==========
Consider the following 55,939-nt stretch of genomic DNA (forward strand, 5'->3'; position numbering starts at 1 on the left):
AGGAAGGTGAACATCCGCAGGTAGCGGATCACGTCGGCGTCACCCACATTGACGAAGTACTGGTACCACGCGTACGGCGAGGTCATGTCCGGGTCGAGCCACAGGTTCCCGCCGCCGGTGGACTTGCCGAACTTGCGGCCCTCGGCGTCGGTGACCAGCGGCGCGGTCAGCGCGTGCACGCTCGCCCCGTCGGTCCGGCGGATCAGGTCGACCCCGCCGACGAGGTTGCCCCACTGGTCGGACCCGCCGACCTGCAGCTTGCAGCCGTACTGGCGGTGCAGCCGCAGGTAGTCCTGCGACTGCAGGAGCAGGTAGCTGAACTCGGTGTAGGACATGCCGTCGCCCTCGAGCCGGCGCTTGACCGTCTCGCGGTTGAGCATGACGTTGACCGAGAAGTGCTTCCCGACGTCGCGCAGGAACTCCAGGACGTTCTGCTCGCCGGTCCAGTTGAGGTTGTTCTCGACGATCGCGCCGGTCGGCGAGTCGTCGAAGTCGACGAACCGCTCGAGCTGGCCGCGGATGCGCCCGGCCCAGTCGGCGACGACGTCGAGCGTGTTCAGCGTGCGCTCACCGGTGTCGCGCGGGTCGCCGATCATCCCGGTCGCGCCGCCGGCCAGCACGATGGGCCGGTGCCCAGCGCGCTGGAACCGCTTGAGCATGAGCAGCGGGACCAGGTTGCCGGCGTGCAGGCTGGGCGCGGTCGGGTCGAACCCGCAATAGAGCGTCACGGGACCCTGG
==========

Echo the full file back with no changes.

Consider the following 55,939-nt stretch of genomic DNA (forward strand, 5'->3'; position numbering starts at 1 on the left):
AGGAAGGTGAACATCCGCAGGTAGCGGATCACGTCGGCGTCACCCACATTGACGAAGTACTGGTACCACGCGTACGGCGAGGTCATGTCCGGGTCGAGCCACAGGTTCCCGCCGCCGGTGGACTTGCCGAACTTGCGGCCCTCGGCGTCGGTGACCAGCGGCGCGGTCAGCGCGTGCACGCTCGCCCCGTCGGTCCGGCGGATCAGGTCGACCCCGCCGACGAGGTTGCCCCACTGGTCGGACCCGCCGACCTGCAGCTTGCAGCCGTACTGGCGGTGCAGCCGCAGGTAGTCCTGCGACTGCAGGAGCAGGTAGCTGAACTCGGTGTAGGACATGCCGTCGCCCTCGAGCCGGCGCTTGACCGTCTCGCGGTTGAGCATGACGTTGACCGAGAAGTGCTTCCCGACGTCGCGCAGGAACTCCAGGACGTTCTGCTCGCCGGTCCAGTTGAGGTTGTTCTCGACGATCGCGCCGGTCGGCGAGTCGTCGAAGTCGACGAACCGCTCGAGCTGGCCGCGGATGCGCCCGGCCCAGTCGGCGACGACGTCGAGCGTGTTCAGCGTGCGCTCACCGGTGTCGCGCGGGTCGCCGATCATCCCGGTCGCGCCGCCGGCCAGCACGATGGGCCGGTGCCCAGCGCGCTGGAACCGCTTGAGCATGAGCAGCGGGACCAGGTTGCCGGCGTGCAGGCTGGGCGCGGTCGGGTCGAACCCGCAATAGAGCGTCACGGGACCCTGG